UPDATE2: US’s tougher sanctions may backlash at US firms in Russia
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DAVOS, Jan 23 (PRIME) -- A possible toughening of sanctions by Washington could backlash as the U.S. companies working on the Russian market may lose billions of U.S. dollars, Russian Communications Minister Nikolai Nikiforov told reporters on Tuesday.
“We oppose such sanction manifestations. We see Europe incurring multi-billion losses in euros from all these games. Now a possible worsening of the sanction stories by the U.S. could potentially hit the companies that earn on our market hundreds of millions and even billions of dollars,” Nikiforov said.
“We do not see any practical sense in it. The crucial thing is that it’s a meaningless story from the point of view of reasons behind these sanctions. We don’t understand who wanted to achieve what with such tools besides bringing losses on their companies that have been successfully working on our market for many years.”
Russian software products can fully replace Microsoft’s software, and the U.S. company may lose billions of dollars because of restrictions on the purchase of its programs by the Russian companies from the Washington-sanctioned list, the minister said.
Mass media reported on Monday that two official local distributors of Microsoft, Merlion and RRC, restricted sales of its products to more than 200 Russian companies because of the sanctions.
“I believe that Russian software can fully replace (the U.S. analogues). It will certainly involve further investment and work. But such examples of politically motivated sanctions will, in the first place, hit the U.S. economy itself,” Nikiforov said.
“It could all end up in Microsoft’s losing almost the whole market worth several billions of dollars from the point of view of corporate and state elements in our country.”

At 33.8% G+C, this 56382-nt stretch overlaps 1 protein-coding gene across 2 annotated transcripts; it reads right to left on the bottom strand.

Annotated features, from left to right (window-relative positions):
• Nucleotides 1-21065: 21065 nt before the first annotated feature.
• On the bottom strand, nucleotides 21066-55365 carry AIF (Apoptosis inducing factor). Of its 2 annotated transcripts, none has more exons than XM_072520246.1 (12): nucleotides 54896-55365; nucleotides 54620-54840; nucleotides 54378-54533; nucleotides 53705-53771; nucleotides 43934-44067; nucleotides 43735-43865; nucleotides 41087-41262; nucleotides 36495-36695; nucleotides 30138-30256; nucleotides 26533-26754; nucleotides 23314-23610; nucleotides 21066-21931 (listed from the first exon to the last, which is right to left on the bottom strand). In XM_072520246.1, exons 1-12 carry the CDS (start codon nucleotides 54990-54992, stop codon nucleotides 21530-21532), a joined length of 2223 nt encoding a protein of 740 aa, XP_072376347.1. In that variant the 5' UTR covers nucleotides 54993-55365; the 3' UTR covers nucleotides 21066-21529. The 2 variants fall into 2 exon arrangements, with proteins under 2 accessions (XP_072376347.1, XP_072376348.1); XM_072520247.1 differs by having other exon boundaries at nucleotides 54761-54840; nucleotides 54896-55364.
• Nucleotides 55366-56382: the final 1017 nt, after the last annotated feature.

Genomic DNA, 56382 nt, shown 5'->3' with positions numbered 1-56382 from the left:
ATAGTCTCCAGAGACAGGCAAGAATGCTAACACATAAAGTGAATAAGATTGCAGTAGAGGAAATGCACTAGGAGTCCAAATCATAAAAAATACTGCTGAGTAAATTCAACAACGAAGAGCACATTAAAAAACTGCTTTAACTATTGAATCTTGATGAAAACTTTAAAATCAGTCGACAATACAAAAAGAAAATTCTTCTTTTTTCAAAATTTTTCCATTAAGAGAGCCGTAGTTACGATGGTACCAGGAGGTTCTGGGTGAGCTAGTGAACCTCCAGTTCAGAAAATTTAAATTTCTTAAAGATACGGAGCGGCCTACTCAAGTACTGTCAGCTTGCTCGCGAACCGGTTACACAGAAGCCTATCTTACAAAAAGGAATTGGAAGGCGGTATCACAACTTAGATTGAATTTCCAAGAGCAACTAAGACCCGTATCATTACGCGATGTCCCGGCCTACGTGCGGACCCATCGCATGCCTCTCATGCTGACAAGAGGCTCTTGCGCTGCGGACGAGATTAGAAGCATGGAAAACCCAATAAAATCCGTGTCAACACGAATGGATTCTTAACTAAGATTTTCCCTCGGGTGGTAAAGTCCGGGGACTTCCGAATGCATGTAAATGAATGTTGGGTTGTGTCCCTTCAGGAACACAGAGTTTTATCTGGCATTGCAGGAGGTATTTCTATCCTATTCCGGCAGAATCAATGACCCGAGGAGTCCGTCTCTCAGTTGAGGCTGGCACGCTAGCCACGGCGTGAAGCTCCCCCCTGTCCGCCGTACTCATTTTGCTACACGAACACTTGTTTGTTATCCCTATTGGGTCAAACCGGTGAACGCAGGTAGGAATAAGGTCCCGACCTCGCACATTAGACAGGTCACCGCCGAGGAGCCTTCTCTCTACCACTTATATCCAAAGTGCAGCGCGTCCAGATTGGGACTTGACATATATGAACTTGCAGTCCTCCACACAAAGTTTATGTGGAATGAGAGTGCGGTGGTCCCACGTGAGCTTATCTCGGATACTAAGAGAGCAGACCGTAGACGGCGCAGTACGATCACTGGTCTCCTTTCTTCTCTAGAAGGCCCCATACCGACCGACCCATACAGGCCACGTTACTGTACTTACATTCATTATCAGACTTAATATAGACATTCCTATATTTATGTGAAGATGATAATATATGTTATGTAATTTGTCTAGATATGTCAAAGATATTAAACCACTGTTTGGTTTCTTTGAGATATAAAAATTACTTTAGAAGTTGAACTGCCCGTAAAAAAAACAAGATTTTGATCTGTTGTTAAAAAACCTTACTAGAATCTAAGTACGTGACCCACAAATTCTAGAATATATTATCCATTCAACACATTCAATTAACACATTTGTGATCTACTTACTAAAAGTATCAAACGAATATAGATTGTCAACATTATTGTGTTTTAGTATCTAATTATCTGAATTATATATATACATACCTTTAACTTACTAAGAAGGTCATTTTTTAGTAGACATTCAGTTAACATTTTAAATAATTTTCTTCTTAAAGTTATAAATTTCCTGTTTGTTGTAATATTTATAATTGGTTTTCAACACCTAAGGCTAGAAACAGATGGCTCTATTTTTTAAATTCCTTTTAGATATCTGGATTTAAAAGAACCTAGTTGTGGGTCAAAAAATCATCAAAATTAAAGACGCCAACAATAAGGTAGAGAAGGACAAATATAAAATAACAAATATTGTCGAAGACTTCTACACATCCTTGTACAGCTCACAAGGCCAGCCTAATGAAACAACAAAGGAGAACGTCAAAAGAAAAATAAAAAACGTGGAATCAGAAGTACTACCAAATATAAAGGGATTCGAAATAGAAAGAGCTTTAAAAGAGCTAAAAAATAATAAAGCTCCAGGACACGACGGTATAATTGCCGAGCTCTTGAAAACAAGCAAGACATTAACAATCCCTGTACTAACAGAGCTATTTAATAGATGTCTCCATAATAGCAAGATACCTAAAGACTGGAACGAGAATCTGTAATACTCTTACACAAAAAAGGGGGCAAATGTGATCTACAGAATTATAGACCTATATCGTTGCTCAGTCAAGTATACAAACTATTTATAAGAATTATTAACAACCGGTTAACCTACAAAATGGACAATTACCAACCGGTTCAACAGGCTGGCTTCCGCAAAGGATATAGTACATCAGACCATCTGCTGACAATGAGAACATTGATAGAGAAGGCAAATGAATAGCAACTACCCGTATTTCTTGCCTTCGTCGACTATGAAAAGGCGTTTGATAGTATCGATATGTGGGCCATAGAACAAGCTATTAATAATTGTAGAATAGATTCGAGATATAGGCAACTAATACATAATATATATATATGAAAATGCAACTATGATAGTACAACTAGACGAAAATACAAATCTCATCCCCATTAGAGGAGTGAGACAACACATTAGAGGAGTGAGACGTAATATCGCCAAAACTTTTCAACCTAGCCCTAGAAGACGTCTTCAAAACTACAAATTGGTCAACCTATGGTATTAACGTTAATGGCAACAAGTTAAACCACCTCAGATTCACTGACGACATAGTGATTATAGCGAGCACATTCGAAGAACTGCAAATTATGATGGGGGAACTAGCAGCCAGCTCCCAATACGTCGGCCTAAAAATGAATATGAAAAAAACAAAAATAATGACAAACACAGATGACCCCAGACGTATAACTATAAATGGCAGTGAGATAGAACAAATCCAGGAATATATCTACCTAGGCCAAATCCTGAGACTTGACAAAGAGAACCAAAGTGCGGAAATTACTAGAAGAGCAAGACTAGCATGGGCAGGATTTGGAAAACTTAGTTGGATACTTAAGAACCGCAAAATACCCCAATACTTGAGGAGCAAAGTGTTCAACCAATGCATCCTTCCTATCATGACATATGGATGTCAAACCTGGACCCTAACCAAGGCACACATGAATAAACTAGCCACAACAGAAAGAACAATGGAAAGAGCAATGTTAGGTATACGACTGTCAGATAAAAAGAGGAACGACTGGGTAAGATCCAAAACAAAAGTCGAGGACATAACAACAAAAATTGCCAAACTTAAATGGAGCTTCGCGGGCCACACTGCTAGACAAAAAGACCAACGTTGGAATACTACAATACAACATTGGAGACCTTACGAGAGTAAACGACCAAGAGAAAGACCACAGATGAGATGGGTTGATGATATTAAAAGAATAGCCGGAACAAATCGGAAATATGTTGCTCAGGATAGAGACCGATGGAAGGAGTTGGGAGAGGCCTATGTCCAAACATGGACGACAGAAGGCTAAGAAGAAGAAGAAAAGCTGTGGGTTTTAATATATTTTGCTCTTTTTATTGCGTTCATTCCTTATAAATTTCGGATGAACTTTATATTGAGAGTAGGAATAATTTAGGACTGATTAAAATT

Apart from software licenses, the U.S. giant also provides other services in Russia, he said.
Russia will not impose any restrictions on Microsoft, the minister said. “Everyone says that they will (participate) in some sanction solutions. Frankly speaking, I would not like to react to any of these information speculations. We should wait for decisions themselves.”
Internet ombudsman Dmitry Marinichev said that the Russian software market actively evolves, but it needs state support to compete with Microsoft.
“I know only one Russian company able to rival Microsoft’s Office, it is MyOffice, which offers the products alternative to Microsoft’s ones for employees. But I do not know any company able to fully replace the product range of Microsoft,” the ombudsman said.
Meanwhile, German Klimenko, a presidential advisor for the Internet, said Russia has enough software products to replace Microsoft.
“The process of import substitution has been on in Russia for a while. We have a register of local software, counting more than 4,000 products. We have one service, the Federal Bailiffs Service, which has fully switched to operating system GosLinux from Microsoft. I’ve recently been to Crimea…They made colossal work under the sanctions, and they do not have Microsoft, naturally. The Agriculture Ministry is going to switch to products of Red Soft this year. It proves that we can,” Klimenko said.